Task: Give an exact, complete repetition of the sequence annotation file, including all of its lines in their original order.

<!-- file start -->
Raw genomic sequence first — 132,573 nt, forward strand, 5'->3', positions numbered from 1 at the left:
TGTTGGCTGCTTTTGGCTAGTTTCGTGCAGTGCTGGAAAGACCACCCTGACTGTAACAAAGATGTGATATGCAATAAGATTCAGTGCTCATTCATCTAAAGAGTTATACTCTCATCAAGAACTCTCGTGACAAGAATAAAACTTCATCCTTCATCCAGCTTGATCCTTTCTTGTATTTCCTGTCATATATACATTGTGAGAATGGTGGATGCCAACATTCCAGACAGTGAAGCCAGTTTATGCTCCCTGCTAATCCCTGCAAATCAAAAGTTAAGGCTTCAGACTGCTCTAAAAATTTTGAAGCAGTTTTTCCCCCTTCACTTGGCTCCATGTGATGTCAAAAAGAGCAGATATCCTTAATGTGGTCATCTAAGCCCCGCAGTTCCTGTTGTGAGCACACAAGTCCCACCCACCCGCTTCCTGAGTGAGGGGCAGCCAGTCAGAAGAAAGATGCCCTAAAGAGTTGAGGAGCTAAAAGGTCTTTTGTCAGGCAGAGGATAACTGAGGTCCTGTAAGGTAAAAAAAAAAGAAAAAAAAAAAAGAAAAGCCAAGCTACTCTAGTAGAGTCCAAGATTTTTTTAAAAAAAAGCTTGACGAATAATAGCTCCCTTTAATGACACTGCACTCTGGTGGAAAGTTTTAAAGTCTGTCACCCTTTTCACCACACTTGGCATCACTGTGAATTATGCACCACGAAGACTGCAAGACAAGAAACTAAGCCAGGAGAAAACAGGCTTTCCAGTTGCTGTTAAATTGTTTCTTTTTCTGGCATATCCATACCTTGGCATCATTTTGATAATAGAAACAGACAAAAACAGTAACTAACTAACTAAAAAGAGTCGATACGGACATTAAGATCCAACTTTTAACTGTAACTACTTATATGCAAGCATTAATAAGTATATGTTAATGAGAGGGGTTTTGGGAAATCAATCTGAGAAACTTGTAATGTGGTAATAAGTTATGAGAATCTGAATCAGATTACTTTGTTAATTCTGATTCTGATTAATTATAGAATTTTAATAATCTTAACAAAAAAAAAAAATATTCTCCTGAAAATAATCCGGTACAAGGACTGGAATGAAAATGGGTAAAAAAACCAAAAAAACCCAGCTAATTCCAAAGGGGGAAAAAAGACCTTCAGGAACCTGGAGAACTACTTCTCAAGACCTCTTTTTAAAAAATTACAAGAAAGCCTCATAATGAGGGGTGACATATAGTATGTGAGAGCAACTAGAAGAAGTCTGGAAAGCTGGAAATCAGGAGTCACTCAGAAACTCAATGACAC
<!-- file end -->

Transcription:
Raw genomic sequence first — 132,573 nt, forward strand, 5'->3', positions numbered from 1 at the left:
TGTTGGCTGCTTTTGGCTAGTTTCGTGCAGTGCTGGAAAGACCACCCTGACTGTAACAAAGATGTGATATGCAATAAGATTCAGTGCTCATTCATCTAAAGAGTTATACTCTCATCAAGAACTCTCGTGACAAGAATAAAACTTCATCCTTCATCCAGCTTGATCCTTTCTTGTATTTCCTGTCATATATACATTGTGAGAATGGTGGATGCCAACATTCCAGACAGTGAAGCCAGTTTATGCTCCCTGCTAATCCCTGCAAATCAAAAGTTAAGGCTTCAGACTGCTCTAAAAATTTTGAAGCAGTTTTTCCCCCTTCACTTGGCTCCATGTGATGTCAAAAAGAGCAGATATCCTTAATGTGGTCATCTAAGCCCCGCAGTTCCTGTTGTGAGCACACAAGTCCCACCCACCCGCTTCCTGAGTGAGGGGCAGCCAGTCAGAAGAAAGATGCCCTAAAGAGTTGAGGAGCTAAAAGGTCTTTTGTCAGGCAGAGGATAACTGAGGTCCTGTAAGGTAAAAAAAAAAGAAAAAAAAAAAAGAAAAGCCAAGCTACTCTAGTAGAGTCCAAGATTTTTTTAAAAAAAAGCTTGACGAATAATAGCTCCCTTTAATGACACTGCACTCTGGTGGAAAGTTTTAAAGTCTGTCACCCTTTTCACCACACTTGGCATCACTGTGAATTATGCACCACGAAGACTGCAAGACAAGAAACTAAGCCAGGAGAAAACAGGCTTTCCAGTTGCTGTTAAATTGTTTCTTTTTCTGGCATATCCATACCTTGGCATCATTTTGATAATAGAAACAGACAAAAACAGTAACTAACTAACTAAAAAGAGTCGATACGGACATTAAGATCCAACTTTTAACTGTAACTACTTATATGCAAGCATTAATAAGTATATGTTAATGAGAGGGGTTTTGGGAAATCAATCTGAGAAACTTGTAATGTGGTAATAAGTTATGAGAATCTGAATCAGATTACTTTGTTAATTCTGATTCTGATTAATTATAGAATTTTAATAATCTTAACAAAAAAAAAAAATATTCTCCTGAAAATAATCCGGTACAAGGACTGGAATGAAAATGGGTAAAAAAACCAAAAAAACCCAGCTAATTCCAAAGGGGGAAAAAAGACCTTCAGGAACCTGGAGAACTACTTCTCAAGACCTCTTTTTAAAAAATTACAAGAAAGCCTCATAATGAGGGGTGACATATAGTATGTGAGAGCAACTAGAAGAAGTCTGGAAAGCTGGAAATCAGGAGTCACTCAGAAACTCAATGACAC